4 Advantages of Starting a Green Business
In recent years, headlines about environmental concerns have made one thing clear: Protecting our world is a priority. For consumers, seeking an eco-friendly, or “green” business committed to a sustainable future is no longer an option, but an imperative.
In fact, 63% of American consumers said that they look for brands to take the lead on positively impacting the world. With these consumer trends, it’s no surprise when we see brands like Google and Dell announcing that they’re going green.
As for the future business landscape, integrating eco-friendly practices and green initiatives into your mission and values will become critical. A 2017 Cone Communications CSR study found that 87% of the consumers surveyed said they would purchase goods because it came from a company that advocated for an issue they care about. Nearly 90% said they would rather take a pay cut to work for a company that shared their mission and values.
Today’s consumers expect the brands they support to embrace corporate social responsibility (CSR), which impacts brand loyalty, profitability, and even employee recruitment. Whether you are in the public or private sector, here are four advantages that prove starting a green business is simply good business:
Trends show that modern consumers care much about the social and environmental footprint they leave behind. For that reason, they’re willing to open their wallets to companies that share their values.
A 2015 Nielsen study found that 66% of global respondents said they would pay more for goods that are sustainable, an increase from 55% who agreed in 2014. The research indicated this was even more true of younger consumers: 73% of millennials said they would pay more for an item that’s sustainable and 72% of Generation Z, or respondents between the ages of 15 and 20, said they are willing to pay more if a brand commits to sustainable practices.
The bottom line: Feeling good about where you spend your money impacts buying behavior. Businesses that embrace and practice eco-friendly or green values are more attractive to consumers.
Companies with strong sustainable practices aren’t just attracting consumers—the lending sector is also taking notice. Smart investors track consumer trends and understand that buyers care about where their products and goods come from. They know eco-friendly businesses are a growing market, and that businesses can’t afford to ignore the social and environmental impact they have on surrounding communities.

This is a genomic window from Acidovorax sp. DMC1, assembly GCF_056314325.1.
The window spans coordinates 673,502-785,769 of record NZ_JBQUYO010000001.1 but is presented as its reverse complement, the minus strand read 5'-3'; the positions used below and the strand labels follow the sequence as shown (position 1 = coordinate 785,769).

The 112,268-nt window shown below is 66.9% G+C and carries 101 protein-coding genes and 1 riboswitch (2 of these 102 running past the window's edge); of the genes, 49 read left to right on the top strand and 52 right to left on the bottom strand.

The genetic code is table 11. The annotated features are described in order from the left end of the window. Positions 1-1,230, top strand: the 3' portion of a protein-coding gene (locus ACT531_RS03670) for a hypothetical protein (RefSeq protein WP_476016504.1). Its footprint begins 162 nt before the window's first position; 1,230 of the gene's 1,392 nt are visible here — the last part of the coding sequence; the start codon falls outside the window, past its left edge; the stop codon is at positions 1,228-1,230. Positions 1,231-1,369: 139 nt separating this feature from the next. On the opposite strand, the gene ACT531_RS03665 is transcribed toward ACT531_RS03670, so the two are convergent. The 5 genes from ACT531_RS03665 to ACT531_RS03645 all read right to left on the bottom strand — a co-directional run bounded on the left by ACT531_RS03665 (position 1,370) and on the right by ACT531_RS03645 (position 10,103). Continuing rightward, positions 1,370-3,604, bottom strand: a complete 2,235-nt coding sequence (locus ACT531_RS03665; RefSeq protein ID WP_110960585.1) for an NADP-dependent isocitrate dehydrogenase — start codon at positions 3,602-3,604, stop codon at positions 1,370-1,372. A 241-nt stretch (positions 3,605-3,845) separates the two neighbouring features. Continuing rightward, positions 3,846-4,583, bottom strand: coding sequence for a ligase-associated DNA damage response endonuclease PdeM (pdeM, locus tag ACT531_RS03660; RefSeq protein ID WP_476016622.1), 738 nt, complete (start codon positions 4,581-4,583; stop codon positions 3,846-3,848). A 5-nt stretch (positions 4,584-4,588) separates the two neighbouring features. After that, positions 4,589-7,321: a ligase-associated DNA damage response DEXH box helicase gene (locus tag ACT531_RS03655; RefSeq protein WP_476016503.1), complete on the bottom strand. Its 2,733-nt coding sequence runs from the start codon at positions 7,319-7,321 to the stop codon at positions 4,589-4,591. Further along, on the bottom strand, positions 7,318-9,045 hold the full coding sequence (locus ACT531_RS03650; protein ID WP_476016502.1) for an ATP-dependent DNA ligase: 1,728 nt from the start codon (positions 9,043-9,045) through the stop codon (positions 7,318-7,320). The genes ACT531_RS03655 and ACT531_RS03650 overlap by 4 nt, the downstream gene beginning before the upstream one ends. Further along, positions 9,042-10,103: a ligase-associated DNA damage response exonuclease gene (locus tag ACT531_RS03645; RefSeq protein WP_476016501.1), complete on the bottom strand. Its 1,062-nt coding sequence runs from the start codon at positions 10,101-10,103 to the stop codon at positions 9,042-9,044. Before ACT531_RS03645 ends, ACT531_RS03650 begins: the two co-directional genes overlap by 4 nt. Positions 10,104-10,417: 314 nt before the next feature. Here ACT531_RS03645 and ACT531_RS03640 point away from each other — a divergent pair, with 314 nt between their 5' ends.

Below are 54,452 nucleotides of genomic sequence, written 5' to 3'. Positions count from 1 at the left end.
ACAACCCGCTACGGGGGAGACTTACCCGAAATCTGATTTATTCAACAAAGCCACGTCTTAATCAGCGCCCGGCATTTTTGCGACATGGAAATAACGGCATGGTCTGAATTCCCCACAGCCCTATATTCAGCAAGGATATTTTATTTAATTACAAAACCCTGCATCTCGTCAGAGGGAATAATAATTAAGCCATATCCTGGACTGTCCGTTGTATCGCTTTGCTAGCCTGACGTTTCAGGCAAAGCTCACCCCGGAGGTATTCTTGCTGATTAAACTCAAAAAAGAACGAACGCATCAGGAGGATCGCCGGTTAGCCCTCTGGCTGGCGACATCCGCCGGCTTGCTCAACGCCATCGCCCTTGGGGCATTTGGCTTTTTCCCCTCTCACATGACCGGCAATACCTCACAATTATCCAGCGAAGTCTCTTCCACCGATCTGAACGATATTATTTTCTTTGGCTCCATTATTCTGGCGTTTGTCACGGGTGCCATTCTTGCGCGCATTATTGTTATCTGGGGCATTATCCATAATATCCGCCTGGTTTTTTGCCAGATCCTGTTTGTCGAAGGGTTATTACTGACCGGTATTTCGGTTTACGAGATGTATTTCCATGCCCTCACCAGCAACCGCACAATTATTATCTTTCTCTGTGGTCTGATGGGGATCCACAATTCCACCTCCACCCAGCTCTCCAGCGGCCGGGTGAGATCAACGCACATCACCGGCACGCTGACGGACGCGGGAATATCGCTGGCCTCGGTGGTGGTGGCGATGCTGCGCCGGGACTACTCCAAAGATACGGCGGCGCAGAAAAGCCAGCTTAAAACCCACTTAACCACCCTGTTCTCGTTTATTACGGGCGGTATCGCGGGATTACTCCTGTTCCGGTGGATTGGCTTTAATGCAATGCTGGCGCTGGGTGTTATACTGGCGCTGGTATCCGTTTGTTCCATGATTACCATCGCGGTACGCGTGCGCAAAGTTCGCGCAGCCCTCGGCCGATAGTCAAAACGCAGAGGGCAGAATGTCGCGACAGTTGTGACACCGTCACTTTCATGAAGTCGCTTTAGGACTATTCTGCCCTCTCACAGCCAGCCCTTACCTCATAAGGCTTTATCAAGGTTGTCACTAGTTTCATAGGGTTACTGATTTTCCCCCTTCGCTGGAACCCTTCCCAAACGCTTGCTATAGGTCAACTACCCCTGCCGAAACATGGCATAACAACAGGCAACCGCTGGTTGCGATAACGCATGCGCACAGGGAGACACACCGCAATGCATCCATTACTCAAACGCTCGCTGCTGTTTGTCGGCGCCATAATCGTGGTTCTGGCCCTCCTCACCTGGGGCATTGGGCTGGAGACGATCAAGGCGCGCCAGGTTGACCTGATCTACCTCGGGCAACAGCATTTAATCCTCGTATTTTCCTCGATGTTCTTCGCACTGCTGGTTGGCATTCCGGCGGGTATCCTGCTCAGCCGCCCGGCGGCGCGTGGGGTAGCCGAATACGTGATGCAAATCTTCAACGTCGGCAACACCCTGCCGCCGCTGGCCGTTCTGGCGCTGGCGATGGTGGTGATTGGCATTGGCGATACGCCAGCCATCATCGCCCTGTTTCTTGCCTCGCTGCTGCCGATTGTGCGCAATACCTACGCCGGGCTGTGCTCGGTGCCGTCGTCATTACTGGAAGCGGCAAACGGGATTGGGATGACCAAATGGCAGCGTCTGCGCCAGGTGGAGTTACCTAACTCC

In fact, according to Green Biz, in recent years, “mainstream investment firms have sharpened their focus on the environmental, social and governance, or ESG, performance of publicly traded companies. In some cases, investors, lenders, and ratings groups are starting to redefine ‘fiduciary responsibility’ to include such things as a company’s ESG data or vulnerability to climate risks.”
In other words, investors are starting to think long-term about sustainable investments, especially now that people check to see whether companies align with their environmental commitments.
Source: The Green Biz
Sustainable companies will find that they have brand trust, which influences the purchasing decision of nearly two-thirds, or 62%, of consumers globally, according to Nielsen.
“This indicates an opportunity for consumer-goods’ brands that have already built a high level of trust with consumers to evaluate where best to introduce sustainable products into the market to drive growth,” said Carol Gstalder, senior vice president of Reputation & Public Relations Solutions at Nielsen.
Once you have consumers’ trust, they’re loyal, are willing to pay more for your products, and can provide the invaluable word-of-mouth recommendations. Proving to consumers that you care about environmental concerns also helps you remain relevant in the future business landscape.
4. Tax incentives
If you’re running a business that’s environmentally conscious, whether you’ve installed renewable energy sources or made improvements to old HVAC systems, you could qualify for tax-related benefits. That includes tax credits or tax deductions to reduce your business taxes.
For example, you could get tax incentives for turning your business into a “green” building. Take a look at what’s available in your state, discuss your eligibility and qualifications with your tax preparer, and file the application Form 3468 along with your business tax return.
From Google’s commitment to reducing their carbon footprint to LEGO installing 40,000 solar panels in its Denmark factories, offices, and stores, there’s a reason why you’re seeing more companies seek innovative ways to integrate green practices in their business functions.
However, while the reasons above are enough to consider starting a green business, maybe the most important reason of all is that you are helping to save the planet. When you think about the troubling signs impacting our planet today, like the rising of global temperatures, coastal flooding, and heat-related deaths, doing your part can make a real difference. It’s true that you’re not going to do it on your own, but once you start, you may find a community that supports your initiatives, including other businesses, lenders, and consumers. Finding that niche might be all you need to do something positive while making a profit.
ABOUT THE AUTHOR
Eric Goldschein is an editor and writer at Fundera, where small business owners can find expert insights and tailored financial options such as business loans or business credit cards. Eric writes extensively on entrepreneurship, marketing, and small business trends.